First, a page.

FU: We’ve not. I’ve not found any states, well, I would say are in good shape. I don’t know, I mean, we’ve got members from almost every state on our committee. We’ve got 54 members. And I’m sure that everyone’s going to be bringing their local perspective in as it relates to their own district.

HH: Is Mr. Waxman at all concerned? I know he’s an old war horse of the left. I’ve interviewed him many times in my years in California. But even he must be recognizing he’s destroying, this law’s destroying the health care system in America.

FU: Well, my guess is that he’s going to say that so many people are interested in this thing that that’s the reason for these computer breakdowns. But in reality, I don’t think that’s the case. And that’ll be pretty evident when we get to the hearing not only this Thursday, but next Wednesday with the secretary.

HH: We’re hearing from a lot of callers that their increases are 50%, 100%…

FU: Yeah.

HH: Did you, personally, expect such hikes? Did you, did they ever tell you yeah, we’re going to have 100% rate hikes in some places?

FU: Well, you know, that’s some of the evidence that we put forth last summer. I think the 50 states, 45 of the states had their rates go up. Massachusetts and New York didn’t, because they were already going to, their rates were going up, so it wasn’t already higher than that. But we knew that for the average individual in 45 of those 50 states, it was going to go up, and obviously rather dramatically.

HH: On the provider side, doctors and hospitals, are you hearing complaints there? And will any of the hearing focus…

FU: They’re scared to death. I was back in Michigan this weekend, talked to some of my providers there. They’re shaking their heads. They don’t know how this thing is going to work. And that’s something that we’re going to continue to investigate.

HH: Now this goes to the technical side. The President yesterday, well, you heard him say this.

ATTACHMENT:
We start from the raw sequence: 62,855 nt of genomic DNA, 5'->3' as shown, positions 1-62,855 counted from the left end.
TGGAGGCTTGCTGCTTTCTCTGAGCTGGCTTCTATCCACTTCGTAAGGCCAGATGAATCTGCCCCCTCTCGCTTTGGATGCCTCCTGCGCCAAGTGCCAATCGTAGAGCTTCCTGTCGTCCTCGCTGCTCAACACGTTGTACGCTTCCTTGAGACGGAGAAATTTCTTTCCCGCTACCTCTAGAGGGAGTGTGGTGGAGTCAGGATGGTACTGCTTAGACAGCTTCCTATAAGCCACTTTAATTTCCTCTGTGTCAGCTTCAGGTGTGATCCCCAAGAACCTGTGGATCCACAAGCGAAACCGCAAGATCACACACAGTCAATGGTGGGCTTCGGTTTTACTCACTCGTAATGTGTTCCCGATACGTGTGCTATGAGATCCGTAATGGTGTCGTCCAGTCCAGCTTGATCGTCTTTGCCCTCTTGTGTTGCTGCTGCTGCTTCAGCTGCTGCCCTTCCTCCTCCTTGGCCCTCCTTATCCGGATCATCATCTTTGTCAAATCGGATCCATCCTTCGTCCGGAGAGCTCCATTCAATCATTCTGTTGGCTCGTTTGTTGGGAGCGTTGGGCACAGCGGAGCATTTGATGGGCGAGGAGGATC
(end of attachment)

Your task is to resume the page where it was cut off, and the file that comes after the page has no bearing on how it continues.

BO: It’s really good.

HH: I don’t know if you heard a lot of the other stuff he had to say yesterday, but it was almost oblivious of the facts. Were you surprised by his tone in the Rose Garden yesterday?

FU: I was surprised at his tone. The excuses aren’t very good, and we’re going to continue to drill down to try and get the answers. But you know, it’s not a reasonable excuse, what he gave yesterday.

HH: Now let’s focus for a second on what he also promised. He said there’s a “tech surge” underway. Where’s the headquarters for that surge, Mr. Chairman?

FU: Yeah, we’ll be asking those questions.

HH: Do you know who’s running it? Do you have a chain of command below Secretary Sebelius to follow?

FU: Well, I would imagine that she’s going to bring some folks with her next week, and she’s going to be turning around in her chair, asking for some answers. We’ll see what they say.

HH: Do you expect filibusters from her?

FU: You know, we do have a clock. We’ve got 54 members. We’ve got, people are going to be asking a lot of questions. If we have to go a second round of questions, we will, or after that.

HH: Will you go as long as it takes? Are you willing to go late into the night?

FU: Well, we’re starting, I want to say, at 10:00, 9:00 next week. So it, we’re going to go a number of hours, that’s for sure.